Wednesday, November 10, 2004

Gulf Daily News - Iran to strike back if nuclear sites hit

Gulf Daily News: "Iran to strike back if nuclear sites hit

TEHRAN: Iran threatened yesterday to strike back at Israel or any other country that attacked its nuclear facilities."If Israel or any other country attacks any site in Iran, we know no limits to threaten their interests," Deputy Revolutionary Guards Commander Mohammad-Baqer Zolqadr said.

"That means anywhere in the world, within their borders or outside it," he said on the sidelines of an anti-US conference in Tehran.

Israeli warplanes successfully destroyed the Osirak nuclear reactor in Iraq in 1981. Iran has stationed anti-aircraft batteries around its nuclear plants and built many of its facilities underground.

Iranian officials have also warned they can strike back at Israel with its medium-range Shahab-3 missile, which can also hit US military bases in the Gulf.

Zolqadr denied Iran was developing nuclear weapons, saying the Islamic state preferred to rely on a volunteer militia force, which he said numbered 10 million, to defend the country.

Earlier the commander addressed high-school students at a conference entitled "The World Without America".

"The world without America is a world without oppression, without terror, without invasion, without massacre," he said in a speech that catalogued US "crimes" ranging from the massacre of native Americans to the atom bomb on Hiroshima.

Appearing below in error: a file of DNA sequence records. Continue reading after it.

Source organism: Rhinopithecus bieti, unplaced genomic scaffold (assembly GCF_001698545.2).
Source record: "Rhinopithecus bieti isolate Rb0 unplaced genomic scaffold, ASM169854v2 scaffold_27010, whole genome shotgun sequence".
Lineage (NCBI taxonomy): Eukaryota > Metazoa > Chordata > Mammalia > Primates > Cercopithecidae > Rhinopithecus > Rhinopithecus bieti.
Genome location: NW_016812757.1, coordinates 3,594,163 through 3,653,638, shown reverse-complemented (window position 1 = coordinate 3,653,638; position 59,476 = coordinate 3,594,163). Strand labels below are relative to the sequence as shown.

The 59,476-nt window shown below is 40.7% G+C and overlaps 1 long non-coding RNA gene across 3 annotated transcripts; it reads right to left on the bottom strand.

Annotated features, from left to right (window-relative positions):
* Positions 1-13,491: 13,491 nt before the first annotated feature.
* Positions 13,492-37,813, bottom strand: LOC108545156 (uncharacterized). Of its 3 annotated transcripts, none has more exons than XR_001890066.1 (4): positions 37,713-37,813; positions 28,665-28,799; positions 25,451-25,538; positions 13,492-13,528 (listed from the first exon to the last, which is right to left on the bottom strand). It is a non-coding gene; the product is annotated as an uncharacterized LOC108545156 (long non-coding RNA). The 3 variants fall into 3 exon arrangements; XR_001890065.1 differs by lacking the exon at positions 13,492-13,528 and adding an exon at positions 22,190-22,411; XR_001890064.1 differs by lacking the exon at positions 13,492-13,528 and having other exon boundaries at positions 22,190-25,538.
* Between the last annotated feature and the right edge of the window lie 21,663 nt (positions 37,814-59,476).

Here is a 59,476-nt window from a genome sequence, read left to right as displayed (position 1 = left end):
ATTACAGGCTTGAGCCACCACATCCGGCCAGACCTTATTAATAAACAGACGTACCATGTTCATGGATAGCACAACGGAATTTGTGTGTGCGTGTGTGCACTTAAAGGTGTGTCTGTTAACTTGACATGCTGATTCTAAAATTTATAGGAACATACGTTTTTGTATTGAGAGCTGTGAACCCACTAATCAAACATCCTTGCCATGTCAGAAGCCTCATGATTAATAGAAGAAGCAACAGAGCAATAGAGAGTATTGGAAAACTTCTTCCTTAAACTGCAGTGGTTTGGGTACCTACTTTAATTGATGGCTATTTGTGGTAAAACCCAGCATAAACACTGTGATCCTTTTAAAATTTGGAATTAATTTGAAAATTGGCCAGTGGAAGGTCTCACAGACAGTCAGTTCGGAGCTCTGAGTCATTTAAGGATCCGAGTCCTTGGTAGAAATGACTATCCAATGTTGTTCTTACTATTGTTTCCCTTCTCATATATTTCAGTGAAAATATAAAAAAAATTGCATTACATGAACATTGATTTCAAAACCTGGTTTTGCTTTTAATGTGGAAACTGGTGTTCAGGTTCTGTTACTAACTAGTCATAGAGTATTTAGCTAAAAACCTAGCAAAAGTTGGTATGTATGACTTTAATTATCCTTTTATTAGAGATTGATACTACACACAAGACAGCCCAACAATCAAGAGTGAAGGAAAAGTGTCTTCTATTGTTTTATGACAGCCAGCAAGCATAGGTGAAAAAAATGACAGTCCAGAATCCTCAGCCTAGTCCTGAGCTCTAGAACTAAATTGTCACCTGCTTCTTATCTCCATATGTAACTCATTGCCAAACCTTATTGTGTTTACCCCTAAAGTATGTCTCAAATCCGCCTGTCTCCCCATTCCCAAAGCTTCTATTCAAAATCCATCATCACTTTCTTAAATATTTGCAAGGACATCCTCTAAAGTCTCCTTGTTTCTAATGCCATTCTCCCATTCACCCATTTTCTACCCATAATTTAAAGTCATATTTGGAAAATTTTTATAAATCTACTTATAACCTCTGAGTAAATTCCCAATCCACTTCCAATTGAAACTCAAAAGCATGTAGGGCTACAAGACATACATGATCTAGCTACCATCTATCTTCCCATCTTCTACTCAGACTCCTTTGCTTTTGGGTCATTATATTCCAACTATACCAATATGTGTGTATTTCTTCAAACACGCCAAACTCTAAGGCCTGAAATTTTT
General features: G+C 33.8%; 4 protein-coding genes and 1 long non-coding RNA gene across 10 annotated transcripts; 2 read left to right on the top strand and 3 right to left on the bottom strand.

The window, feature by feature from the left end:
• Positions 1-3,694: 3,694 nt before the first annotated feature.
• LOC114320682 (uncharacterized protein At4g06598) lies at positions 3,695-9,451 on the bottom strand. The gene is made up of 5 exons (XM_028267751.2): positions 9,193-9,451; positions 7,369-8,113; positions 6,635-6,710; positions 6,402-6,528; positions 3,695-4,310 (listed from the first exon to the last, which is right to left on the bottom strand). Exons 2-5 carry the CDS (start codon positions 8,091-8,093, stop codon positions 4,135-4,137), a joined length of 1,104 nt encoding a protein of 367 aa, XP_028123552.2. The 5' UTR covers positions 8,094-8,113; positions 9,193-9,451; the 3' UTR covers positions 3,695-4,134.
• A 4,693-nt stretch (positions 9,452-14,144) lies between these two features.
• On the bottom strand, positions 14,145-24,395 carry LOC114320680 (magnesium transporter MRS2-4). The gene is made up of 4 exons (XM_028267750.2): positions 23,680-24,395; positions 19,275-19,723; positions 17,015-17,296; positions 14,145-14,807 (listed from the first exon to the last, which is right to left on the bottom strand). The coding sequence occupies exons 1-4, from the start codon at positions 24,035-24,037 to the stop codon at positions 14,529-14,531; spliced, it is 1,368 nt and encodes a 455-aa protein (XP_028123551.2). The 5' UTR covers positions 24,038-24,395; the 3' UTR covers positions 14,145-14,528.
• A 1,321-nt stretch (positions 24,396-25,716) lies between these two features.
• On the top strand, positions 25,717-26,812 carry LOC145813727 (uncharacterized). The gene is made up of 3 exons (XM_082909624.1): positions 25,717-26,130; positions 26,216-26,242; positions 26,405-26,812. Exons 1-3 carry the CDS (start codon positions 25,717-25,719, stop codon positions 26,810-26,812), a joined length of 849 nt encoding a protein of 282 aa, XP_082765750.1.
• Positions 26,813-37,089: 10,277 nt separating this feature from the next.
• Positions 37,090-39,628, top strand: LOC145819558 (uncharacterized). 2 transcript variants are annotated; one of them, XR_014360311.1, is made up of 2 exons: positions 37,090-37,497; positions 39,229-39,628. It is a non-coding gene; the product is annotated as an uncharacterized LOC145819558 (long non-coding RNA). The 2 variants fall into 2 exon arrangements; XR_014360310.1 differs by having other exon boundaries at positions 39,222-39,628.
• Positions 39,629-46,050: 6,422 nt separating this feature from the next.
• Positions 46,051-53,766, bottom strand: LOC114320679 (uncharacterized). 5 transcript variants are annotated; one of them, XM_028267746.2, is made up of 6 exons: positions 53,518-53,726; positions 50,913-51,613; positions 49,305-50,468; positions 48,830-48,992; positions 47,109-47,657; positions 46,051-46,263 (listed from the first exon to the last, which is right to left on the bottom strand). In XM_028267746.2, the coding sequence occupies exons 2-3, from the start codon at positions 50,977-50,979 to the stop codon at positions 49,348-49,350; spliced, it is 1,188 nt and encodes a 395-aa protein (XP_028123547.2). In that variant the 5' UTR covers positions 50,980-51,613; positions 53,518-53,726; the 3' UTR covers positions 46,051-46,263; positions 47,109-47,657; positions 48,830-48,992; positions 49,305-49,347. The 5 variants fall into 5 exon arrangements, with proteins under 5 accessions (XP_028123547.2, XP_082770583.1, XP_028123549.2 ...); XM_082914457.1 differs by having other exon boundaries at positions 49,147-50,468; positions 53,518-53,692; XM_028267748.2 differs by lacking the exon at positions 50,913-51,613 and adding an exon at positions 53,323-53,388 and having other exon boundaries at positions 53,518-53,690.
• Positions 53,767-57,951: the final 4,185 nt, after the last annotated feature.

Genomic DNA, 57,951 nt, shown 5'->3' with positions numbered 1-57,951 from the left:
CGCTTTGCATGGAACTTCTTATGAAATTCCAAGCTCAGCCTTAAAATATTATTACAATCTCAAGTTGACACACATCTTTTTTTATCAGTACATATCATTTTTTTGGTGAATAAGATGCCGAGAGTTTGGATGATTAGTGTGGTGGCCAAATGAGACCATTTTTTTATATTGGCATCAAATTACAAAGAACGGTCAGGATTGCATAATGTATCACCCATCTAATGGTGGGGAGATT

A video clip played for the audience showed gruesome pictures of injured children lying in hospital beds in Iraq, which US-led forces invaded last year.

Zolqadr said an Iraq-style invasion of Iran was out of the question thanks to Iran's growing military might.

Meanwhile, the European Union's three big powers were "pretty close" to a deal with Iran that would freeze Tehran's nuclear fuel enrichment and reprocessing activities, EU foreign policy chief Javier Solana said.

Solana said that if an agreement was reached, there would be no reason to refer Iran to the UN Security Council for sanctions over its disputed programme.

"Progress has been made and we are waiting now for the final response from Iran," he said, referring to a tentative agreement which was hammered out in Paris at the weekend by an Iranian delegation and officials from Britain, Germany and France.

"It's very difficult to give a definition of how close we are but my feeling today is that we are pretty close to having an agreement ... let's hope for new developments in the coming hours, days," Solana said.

EU diplomats said after the Paris talks that the agreement now just needed a go-ahead from Iran's leadership."

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